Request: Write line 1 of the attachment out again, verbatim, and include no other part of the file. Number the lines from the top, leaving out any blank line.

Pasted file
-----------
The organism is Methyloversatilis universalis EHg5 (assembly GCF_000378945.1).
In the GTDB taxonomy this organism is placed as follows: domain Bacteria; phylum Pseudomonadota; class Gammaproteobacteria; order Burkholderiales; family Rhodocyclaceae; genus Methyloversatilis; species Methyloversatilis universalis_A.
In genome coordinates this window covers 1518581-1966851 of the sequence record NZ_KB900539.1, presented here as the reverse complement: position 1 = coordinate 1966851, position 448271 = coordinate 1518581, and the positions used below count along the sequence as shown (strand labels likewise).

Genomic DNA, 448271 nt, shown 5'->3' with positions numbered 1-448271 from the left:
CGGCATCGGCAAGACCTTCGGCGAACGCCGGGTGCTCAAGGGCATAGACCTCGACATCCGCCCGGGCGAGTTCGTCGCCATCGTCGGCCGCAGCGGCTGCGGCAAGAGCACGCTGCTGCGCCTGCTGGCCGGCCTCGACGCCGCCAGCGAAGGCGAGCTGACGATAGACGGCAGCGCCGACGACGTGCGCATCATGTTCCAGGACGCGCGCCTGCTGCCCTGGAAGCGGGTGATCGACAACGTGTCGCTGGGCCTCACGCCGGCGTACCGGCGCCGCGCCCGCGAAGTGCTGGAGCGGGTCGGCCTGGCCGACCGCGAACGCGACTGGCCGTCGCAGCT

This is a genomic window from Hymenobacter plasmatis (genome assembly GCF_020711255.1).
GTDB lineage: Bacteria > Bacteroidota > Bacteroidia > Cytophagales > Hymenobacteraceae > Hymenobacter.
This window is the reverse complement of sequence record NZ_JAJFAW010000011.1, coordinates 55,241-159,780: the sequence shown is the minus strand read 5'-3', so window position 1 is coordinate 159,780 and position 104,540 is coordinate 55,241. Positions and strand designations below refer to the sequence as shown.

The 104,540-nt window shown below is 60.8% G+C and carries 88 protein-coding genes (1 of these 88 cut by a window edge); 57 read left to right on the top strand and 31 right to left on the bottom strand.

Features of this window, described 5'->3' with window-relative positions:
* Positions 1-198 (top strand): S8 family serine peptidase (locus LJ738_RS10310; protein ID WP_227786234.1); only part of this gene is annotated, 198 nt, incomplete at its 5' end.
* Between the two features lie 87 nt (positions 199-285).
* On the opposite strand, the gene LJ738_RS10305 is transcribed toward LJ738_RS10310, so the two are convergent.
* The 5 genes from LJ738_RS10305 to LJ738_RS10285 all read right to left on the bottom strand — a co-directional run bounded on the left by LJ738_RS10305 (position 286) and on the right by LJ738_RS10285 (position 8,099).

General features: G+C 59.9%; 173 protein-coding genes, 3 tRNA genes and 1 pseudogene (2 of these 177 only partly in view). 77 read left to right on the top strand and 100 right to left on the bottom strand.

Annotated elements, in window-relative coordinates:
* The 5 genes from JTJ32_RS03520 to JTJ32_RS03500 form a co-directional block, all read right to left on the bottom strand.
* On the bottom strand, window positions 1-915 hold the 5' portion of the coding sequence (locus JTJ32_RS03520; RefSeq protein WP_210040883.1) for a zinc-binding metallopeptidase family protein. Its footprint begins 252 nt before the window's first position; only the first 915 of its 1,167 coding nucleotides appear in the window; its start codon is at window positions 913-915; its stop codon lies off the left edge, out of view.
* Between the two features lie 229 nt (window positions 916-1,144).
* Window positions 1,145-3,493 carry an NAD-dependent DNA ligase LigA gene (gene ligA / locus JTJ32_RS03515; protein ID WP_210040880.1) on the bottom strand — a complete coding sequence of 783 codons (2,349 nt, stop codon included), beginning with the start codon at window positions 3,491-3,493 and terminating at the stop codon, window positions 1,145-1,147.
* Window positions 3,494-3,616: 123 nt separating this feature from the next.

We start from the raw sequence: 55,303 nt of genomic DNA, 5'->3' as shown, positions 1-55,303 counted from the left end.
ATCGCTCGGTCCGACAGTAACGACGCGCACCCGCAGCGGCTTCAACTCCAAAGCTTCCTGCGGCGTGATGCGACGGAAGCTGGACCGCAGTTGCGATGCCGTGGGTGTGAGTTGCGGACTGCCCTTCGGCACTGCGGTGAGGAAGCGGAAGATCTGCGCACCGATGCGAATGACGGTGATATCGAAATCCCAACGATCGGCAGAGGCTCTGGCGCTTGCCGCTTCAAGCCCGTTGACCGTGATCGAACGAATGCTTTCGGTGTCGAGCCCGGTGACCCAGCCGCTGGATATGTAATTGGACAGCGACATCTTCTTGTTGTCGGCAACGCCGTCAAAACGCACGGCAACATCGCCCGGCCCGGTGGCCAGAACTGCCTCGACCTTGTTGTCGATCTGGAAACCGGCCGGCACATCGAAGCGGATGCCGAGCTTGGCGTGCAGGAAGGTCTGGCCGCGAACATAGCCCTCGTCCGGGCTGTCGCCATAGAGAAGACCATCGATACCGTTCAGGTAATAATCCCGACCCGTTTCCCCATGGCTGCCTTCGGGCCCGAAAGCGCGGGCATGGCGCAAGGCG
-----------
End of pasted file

The organism is Methyloversatilis universalis EHg5 (assembly GCF_000378945.1).